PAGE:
Quite some time has elapsed since I mentioned I’d write a little about the Bristol Bullet.
This reminds me of the legendary Archie Vicar taking several months to decide what he thought about the Peugeot 505. You can read the general outline here: big engine, light car, Italian retromod styling, carbonfibre body and a big price tag (£250,000). My first reaction is to welcome the existence of the car even if it’s not something I’d want to buy were I to have more of the world’s money than I do.
Also welcomable is the appearance of the car – it has many charming aspects. What’s there is very well done. It’s even more impressive when you realise that it was carried out by a company whose last new car dated from 2004 and whose last new car before that had roots in the mid-60s.
Bristol is very good at making cars but every time it designs a new one it has to learn all over again how to do it. Even if they hired outside consultants to handle every last detail, someone still had to make Bristol choices: engine spec, chassis spec, body material, suspension settings, tyres, colours and material. Though this is not the car you might personally want, it is conceivably a car someone might want, more than a few.
Most if not all small-volume makers fail to consistently apply a coherent vision to a car and as a result the final results are patchy – usually so very patchy as to fatally cancel any particular area that might gleam like the morning sun.
Almost always you can can see it in the press photos, let alone when sitting in the thing. A Pagani Zonda might be one of the fastest road going cars there is yet its form has been decided upon by someone unable to decide on form. The same applies to Spyker. Hideous. The same also applied to Bristol Cars’ penultimate model – Tony Crook seemed to despise aesthetics. Much as I loved the Blenheim, it lacked finesse. The same applied to the Fighter: rough, brutal, coarse (impressive too).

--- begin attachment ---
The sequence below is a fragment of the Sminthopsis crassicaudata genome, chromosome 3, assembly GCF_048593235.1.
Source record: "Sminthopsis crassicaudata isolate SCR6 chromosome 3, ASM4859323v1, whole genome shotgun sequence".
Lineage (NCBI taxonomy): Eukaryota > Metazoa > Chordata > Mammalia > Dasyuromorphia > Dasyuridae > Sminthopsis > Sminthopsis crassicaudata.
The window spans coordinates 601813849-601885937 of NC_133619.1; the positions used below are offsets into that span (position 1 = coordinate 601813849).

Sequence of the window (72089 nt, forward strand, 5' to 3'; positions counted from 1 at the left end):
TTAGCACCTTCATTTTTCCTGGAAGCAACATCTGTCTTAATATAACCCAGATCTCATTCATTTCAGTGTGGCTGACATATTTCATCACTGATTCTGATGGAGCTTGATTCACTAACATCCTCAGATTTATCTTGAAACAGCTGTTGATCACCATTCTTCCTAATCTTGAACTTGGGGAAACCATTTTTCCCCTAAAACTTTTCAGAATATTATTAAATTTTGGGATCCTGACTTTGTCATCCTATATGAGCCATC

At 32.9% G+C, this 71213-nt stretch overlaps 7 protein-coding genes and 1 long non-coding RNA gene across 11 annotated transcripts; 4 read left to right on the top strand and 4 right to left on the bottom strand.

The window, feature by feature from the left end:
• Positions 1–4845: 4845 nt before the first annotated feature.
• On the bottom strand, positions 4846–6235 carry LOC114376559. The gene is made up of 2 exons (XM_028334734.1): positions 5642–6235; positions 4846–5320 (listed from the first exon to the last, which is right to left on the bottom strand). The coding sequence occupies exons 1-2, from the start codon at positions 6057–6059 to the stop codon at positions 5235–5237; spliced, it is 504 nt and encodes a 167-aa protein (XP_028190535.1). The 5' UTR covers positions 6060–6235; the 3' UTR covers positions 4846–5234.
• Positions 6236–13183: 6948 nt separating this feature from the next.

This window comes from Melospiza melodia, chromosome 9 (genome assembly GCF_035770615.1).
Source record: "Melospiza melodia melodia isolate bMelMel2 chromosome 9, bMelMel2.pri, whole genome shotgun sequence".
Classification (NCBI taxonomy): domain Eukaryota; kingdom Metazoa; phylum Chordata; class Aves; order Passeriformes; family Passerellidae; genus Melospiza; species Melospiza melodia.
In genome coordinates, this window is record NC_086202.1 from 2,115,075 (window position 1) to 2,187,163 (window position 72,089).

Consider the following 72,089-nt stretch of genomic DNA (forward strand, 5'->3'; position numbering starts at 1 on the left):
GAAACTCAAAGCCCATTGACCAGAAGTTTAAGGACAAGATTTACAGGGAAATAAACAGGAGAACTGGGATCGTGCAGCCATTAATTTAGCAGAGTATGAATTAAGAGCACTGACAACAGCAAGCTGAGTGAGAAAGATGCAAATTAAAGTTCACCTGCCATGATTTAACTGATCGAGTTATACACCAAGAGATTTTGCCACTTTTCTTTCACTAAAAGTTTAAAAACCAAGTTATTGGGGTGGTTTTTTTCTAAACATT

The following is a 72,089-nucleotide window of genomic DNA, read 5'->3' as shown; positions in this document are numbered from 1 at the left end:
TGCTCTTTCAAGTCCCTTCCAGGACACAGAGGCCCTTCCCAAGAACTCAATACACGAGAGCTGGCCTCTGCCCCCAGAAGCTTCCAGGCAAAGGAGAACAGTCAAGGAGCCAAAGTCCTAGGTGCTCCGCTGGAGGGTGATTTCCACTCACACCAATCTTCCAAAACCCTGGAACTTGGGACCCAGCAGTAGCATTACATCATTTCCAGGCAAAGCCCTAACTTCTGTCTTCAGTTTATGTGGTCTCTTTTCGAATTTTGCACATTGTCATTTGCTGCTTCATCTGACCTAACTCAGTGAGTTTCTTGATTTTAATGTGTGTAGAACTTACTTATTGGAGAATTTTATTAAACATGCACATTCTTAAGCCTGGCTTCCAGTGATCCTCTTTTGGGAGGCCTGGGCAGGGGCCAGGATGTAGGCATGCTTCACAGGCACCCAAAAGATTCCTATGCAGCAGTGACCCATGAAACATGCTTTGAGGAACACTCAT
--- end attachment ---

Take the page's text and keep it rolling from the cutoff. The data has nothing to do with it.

Going back to 1974 we find a car smattered with mis-steps. Faster than a Rolls-Royce, better made than a Maserati and more comfortable than a Ferrari, yes. But also very homespun; slower than a Ferrari, not as well made as Rolls-Royce and more costly than a Maserati.
The reason this photo (above) is here is because it shows all the panel gaps and shutlines relating in a way that would do VW proud. Actually, the line running around the bonnet, doors and boot is quite brilliant. That’s exactly what you would try to draw. Celtic monks used to decorate the underside of chalices because they knew God could see the jewels.
That can be translated as doing something because it is intrinsically right, things one would do even if one were the last person alive. That shut-line is executed in that way even if it can only be seen from a gantry or from heaven.
I expect LJK Setright would not have approved of the Bullet. It’s a car that looks back, isn’t it? But Exceptional as he was at writing and explaining the meaning of engineering, Setright wasn’t so good at ambiguity or consistency. A champion of Modernism but not progressive, his favourite Bristol cars had separate bodies-on-a-frame and engines that, by the 1970’s, were distinctly antediluvian.
He might have said that the results justified the methods employed – that’s not immoral in engineering. The Bullet is the reverse of this and you could also see it as a step forward. That’s ambiguity for you, polyvalent shades of grey. The car looks like a Bristol might have done and is also made the way they should have been made all along. A designer has shaped the car so as to signal the car’s abilities and qualities just as the appearance of a fine meal should reflect its deliciousness.
I see the Bullet as a way for Bristol to explore and understand its past (and respect it) while moving into the present and the future. We can say goodbye to reciprocating internal combustion engines and hello to electric propulsion. If the cars are as refined and as delightful to drive as Bristol cars are meant to be then the ends will justify the means.
Apart from all that, I wish it had a roof.